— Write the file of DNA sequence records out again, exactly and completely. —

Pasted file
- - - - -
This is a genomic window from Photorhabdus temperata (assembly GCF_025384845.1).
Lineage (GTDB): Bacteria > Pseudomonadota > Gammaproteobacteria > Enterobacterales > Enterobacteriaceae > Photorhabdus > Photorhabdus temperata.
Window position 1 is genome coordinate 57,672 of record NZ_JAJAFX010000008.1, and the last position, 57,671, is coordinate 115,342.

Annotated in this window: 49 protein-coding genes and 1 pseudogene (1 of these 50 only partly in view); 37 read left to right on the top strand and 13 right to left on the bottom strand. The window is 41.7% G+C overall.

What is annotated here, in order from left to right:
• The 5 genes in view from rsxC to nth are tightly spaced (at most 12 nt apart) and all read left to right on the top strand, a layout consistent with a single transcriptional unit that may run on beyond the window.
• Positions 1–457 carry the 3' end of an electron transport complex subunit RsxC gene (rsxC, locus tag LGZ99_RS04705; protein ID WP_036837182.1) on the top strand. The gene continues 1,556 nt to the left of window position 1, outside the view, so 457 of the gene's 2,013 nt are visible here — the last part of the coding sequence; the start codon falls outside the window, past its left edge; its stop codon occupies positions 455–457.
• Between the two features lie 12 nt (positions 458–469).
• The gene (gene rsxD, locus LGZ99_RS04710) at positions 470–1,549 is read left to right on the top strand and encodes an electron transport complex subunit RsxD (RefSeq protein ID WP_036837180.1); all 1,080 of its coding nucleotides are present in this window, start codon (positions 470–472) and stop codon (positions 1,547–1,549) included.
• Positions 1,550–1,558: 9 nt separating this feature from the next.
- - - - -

This is a genomic window from Photorhabdus temperata (assembly GCF_025384845.1).
Lineage (GTDB): Bacteria > Pseudomonadota > Gammaproteobacteria > Enterobacterales > Enterobacteriaceae > Photorhabdus > Photorhabdus temperata.
Window position 1 is genome coordinate 57,672 of record NZ_JAJAFX010000008.1, and the last position, 57,671, is coordinate 115,342.

Annotated in this window: 49 protein-coding genes and 1 pseudogene (1 of these 50 only partly in view); 37 read left to right on the top strand and 13 right to left on the bottom strand. The window is 41.7% G+C overall.

What is annotated here, in order from left to right:
• The 5 genes in view from rsxC to nth are tightly spaced (at most 12 nt apart) and all read left to right on the top strand, a layout consistent with a single transcriptional unit that may run on beyond the window.
• Positions 1–457 carry the 3' end of an electron transport complex subunit RsxC gene (rsxC, locus tag LGZ99_RS04705; protein ID WP_036837182.1) on the top strand. The gene continues 1,556 nt to the left of window position 1, outside the view, so 457 of the gene's 2,013 nt are visible here — the last part of the coding sequence; the start codon falls outside the window, past its left edge; its stop codon occupies positions 455–457.
• Between the two features lie 12 nt (positions 458–469).
• The gene (gene rsxD, locus LGZ99_RS04710) at positions 470–1,549 is read left to right on the top strand and encodes an electron transport complex subunit RsxD (RefSeq protein ID WP_036837180.1); all 1,080 of its coding nucleotides are present in this window, start codon (positions 470–472) and stop codon (positions 1,547–1,549) included.
• Positions 1,550–1,558: 9 nt separating this feature from the next.